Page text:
According to a new study, the vast majority of the world’s fossil fuels are effectively “unextractable” and must remain in the ground if we are to have at least a 50% chance of achieving our climate goals.
For nations like Indonesia and Australia, the world’s leading coal exporters, they will need to abandon 95% of their natural deposits by 2050, according to calculations by researchers at University College London.
In the same period, Middle Eastern nations will have to leave all their coal reserves in the ground and the United States will have to leave 97% of its fossil fuel reserves untouched.
These are the main regions that need to cut their work, but of course a global effort is needed.
Worldwide, nearly 90% of all coal reserves will need to remain in the ground over the next three decades, including 76% in China and India. Any removal greater than that and this fossil fuel could easily heat the planet to more than 1.5°C, scientists warn.
All fossil fuels are warming the planet
It’s not just coal that we need to worry about. While we are dealing with this particular fossil fuel, the world must also stop 60% of its oil and methane gas extractions.
Canada, for example, will have to leave 83% of its oil in the ground by 2050 and 81% of its methane gas.
Even if the world manages to achieve all three of these goals, which is already a big challenge, researchers estimate that we have only a 50% chance of keeping global temperatures below the 1.5°C threshold.
Realistic or pessimistic climate model?
One of our best climate scenarios, it seems, boils down to the statistical toss of a coin.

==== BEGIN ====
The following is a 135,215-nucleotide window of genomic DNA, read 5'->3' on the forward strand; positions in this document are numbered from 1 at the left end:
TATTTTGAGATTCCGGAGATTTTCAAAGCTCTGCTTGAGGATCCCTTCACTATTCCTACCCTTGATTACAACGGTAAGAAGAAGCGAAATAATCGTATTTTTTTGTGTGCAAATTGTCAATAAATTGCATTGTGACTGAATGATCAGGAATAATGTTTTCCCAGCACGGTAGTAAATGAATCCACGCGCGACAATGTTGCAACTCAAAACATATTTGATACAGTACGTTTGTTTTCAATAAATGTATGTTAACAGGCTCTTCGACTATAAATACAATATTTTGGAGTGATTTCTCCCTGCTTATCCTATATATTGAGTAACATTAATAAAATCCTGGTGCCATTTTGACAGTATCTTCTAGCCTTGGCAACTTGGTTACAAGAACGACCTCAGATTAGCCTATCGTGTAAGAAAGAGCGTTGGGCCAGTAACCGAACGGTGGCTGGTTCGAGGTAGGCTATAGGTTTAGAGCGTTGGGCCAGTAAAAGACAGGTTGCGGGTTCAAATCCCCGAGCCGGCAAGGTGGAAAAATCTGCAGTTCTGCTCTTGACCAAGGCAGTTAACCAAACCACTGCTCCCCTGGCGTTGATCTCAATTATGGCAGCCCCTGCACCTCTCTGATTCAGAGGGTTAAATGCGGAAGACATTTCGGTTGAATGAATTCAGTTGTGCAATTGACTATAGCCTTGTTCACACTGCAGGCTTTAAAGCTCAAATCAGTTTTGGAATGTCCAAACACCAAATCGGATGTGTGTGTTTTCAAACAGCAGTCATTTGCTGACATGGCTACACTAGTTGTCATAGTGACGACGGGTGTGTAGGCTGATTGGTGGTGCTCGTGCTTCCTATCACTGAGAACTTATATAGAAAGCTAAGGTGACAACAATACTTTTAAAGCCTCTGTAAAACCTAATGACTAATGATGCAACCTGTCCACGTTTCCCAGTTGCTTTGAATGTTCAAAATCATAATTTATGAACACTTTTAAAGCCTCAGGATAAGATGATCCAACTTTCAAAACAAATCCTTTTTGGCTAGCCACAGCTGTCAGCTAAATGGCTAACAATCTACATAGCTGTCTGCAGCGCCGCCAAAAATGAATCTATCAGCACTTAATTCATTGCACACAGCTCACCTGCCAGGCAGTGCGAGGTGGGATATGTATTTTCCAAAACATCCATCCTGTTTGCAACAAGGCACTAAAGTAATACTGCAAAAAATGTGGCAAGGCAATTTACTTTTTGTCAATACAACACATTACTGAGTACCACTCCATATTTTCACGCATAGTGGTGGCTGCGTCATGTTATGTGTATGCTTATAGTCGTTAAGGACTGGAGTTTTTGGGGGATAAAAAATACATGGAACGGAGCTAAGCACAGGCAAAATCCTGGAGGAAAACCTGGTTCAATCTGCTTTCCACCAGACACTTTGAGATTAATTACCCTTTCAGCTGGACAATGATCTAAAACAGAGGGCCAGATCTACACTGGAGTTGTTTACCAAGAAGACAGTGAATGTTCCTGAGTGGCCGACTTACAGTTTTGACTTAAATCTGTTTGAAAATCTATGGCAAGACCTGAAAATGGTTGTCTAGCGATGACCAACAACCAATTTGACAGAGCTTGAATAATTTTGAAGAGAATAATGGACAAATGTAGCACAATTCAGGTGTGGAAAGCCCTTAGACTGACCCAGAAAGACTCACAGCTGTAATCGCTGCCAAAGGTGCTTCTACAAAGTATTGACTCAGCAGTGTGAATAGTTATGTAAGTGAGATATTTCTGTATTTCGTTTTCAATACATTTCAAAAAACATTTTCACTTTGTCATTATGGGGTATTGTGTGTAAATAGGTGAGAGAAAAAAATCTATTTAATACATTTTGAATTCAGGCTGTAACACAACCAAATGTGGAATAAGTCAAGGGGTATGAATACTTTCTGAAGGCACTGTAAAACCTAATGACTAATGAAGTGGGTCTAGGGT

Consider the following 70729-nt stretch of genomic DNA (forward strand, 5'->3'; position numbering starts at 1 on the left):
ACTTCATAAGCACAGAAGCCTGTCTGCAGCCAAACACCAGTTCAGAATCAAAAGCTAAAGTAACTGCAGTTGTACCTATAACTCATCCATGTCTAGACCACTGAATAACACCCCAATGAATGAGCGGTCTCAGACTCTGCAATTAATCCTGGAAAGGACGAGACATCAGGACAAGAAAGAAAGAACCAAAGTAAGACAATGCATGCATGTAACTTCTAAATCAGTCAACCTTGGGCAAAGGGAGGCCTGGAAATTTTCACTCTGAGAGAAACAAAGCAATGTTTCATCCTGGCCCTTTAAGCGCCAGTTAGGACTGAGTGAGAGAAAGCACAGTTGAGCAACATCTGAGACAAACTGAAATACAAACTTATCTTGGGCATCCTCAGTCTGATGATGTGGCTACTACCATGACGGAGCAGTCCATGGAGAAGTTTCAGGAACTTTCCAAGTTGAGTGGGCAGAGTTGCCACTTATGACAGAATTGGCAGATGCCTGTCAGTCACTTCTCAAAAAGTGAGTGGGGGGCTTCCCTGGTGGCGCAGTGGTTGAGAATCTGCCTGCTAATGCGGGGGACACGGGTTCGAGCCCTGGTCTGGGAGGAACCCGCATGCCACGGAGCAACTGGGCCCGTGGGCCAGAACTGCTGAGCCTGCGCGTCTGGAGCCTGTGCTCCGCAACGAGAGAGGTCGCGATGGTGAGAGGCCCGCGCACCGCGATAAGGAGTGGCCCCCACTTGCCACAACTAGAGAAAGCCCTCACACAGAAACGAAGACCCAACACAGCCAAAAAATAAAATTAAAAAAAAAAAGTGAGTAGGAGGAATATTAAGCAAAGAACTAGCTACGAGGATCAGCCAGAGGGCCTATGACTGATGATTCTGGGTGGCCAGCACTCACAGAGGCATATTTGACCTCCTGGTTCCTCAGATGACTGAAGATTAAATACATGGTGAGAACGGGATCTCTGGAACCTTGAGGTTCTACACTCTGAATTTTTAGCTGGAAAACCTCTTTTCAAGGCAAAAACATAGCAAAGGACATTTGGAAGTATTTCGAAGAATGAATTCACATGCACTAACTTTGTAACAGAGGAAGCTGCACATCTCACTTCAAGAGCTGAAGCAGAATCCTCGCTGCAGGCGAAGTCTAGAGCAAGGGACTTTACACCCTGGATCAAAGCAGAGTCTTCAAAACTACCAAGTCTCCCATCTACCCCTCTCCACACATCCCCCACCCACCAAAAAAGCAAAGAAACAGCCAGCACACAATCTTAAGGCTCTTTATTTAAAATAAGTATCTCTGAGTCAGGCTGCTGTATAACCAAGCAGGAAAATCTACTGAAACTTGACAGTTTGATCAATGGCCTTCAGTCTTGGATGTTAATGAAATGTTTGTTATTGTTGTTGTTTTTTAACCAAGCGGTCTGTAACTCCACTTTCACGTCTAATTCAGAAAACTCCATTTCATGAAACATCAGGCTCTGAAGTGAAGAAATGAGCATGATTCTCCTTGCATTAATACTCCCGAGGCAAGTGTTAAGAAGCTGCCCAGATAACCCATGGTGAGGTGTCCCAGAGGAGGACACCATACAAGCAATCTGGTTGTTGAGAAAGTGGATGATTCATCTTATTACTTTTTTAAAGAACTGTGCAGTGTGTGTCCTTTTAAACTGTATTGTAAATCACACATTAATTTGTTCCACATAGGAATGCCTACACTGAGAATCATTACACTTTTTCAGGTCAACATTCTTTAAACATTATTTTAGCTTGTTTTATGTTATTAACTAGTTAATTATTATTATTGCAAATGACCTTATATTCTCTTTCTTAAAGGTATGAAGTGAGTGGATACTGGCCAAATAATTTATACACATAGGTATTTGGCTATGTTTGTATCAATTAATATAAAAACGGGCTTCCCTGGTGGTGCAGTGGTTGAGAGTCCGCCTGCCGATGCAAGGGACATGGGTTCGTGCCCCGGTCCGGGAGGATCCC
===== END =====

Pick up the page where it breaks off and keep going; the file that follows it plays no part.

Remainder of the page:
And, in all probability, this is still very little. The published study’s model, for example, does not take into account any possible feedback system that could trigger a lot of new carbon emissions sooner than we assume.
Also, if we want to give ourselves a better than 50% chance of staying at 1.5 °C, we need to keep even more carbon in the ground.
“The dismal picture painted by our scenarios for the global fossil fuel industry is most likely an underestimation of what is needed and, as a result, production would need to be reduced even more quickly,” the authors write.
Obviously, it’s hard to predict what the future will be like. Some scientists think that the release of renewable energy and the possibility of carbon capture could allow us to persist in using fossil fuels, at least to some extent, but this view remains highly controversial, especially since we don’t yet have the technology for it.
After 2050, the authors say that the only situation in which we should still use fossil fuels is aviation and feedstock for the petrochemical industry.
If this global energy transition is not achieved by 2050, not only will we suffer a worse climate crisis, but some countries could suffer huge losses and go bankrupt.
There’s a lot at stake, and there’s no more time to waste. The authors argue that nations around the world need to start crafting domestic policies that restrict fossil fuel production and reduce demand, whether through subsidies, taxes, bans on new exploration or penalties for polluters.
It is critical that we find an economically viable way to keep fossil fuels buried in the ground, as this is now the only sure way to save lives and livelihoods.